Leaked data of owners of registered vehicles in Croatia: ‘Not a classic hacker attack’

NEWS 27.05.202414:10 0 komentara
Pixabay / N1

Interior Minister Davor Bozinovic said on Monday that an investigation was underway into how the data of vehicles and their owners was leaked to the public. He emphasised that this did not happen in his ministry and that the data was not publicly accessible. Pročitaj više

The daily Vecernji List reported on Sunday evening that it was in possession of a document on a report to the Security Intelligence Agency (SOA) on the leaking of information on 2,444,587 vehicles belonging to 1,195,052 natural persons, such as names, addresses, personal identification numbers, dates of birth and registrations, as well as other data on vehicles and their insurance policies.

Bozinovic said that the Interior Ministry launched an intensive investigation on Thursday afternoon after being informed by the SOA that it was most likely data-related offences, adding that the Agency for the Protection of Personal Data (AZOP) has also launched an investigation.

The data in question is additional data to that collected by the Ministry of the Interior, he said.

“It is data that the Ministry of the Interior neither collects nor processes, which indicates that the unlawful act was probably committed in one of the institutions that have the right under relevant agreements and laws to use data collected in its original form by the Ministry of the Interior,” Bozinovic said.

“This was not a case of unauthorised access to virtual databases, but something else”

“We cannot yet comment on the nature of this criminal act, but at the moment there is nothing to suggest that the data was leaked online to make it accessible to a large number of people,” Bozinovic said, pointing out that it was important that “the data is not in the public domain.”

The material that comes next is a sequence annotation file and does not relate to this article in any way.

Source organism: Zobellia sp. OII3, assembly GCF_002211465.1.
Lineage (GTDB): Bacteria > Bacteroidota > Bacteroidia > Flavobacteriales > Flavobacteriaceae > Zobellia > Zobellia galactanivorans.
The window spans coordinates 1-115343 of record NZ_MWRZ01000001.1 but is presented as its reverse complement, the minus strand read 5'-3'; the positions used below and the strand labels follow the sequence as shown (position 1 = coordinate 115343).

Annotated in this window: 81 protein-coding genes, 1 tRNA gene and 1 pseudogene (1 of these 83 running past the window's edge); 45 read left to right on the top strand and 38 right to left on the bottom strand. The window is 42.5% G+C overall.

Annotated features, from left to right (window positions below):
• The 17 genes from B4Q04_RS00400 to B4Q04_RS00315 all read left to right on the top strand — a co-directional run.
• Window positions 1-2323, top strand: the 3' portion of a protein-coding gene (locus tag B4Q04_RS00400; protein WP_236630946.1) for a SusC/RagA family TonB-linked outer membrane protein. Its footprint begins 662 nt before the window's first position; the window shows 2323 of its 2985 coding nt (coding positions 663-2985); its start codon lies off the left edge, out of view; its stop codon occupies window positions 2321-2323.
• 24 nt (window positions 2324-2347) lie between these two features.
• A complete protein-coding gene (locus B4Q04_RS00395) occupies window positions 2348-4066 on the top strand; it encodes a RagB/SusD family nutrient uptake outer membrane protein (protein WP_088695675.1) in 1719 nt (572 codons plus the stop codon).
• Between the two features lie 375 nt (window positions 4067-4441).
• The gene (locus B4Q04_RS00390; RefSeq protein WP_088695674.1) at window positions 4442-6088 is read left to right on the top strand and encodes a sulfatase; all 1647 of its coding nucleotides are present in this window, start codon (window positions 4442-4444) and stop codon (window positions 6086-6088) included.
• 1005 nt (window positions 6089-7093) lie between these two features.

It could not be described as a classic hacker attack, as it was not a matter of unauthorised access to virtual databases, but something else, he said.

We suspect that the data was transferred to a device, a USB stick, which is why it has not yet been distributed and is not accessible to a large number of people,” said Bozinovic.

It is up to the police to find out who has databases with the specific data, “which is different from the data originally compiled by the Interior Ministry”, and to find the perpetrator, he said.

SOA confirms that the data was not obtained through a cyber attack

“The General Data Protection Regulation applies to all natural and legal persons, the AZOP is responsible for monitoring the use and possible misuse of citizens’ data and I am confident that by working together we will get the answers we are looking for,” the minister said.

The Security Intelligence Agency (SOA) has confirmed to N1 Zagreb that the data on vehicles and vehicle owners in Croatia whose leaks were reported to them were not hacked, i.e. they were not obtained through a cyber attack on the information system on which the database is located.

“It was the unauthorised creation and presentation of copies of the database by persons who had access to the said information system,” the SOA said.

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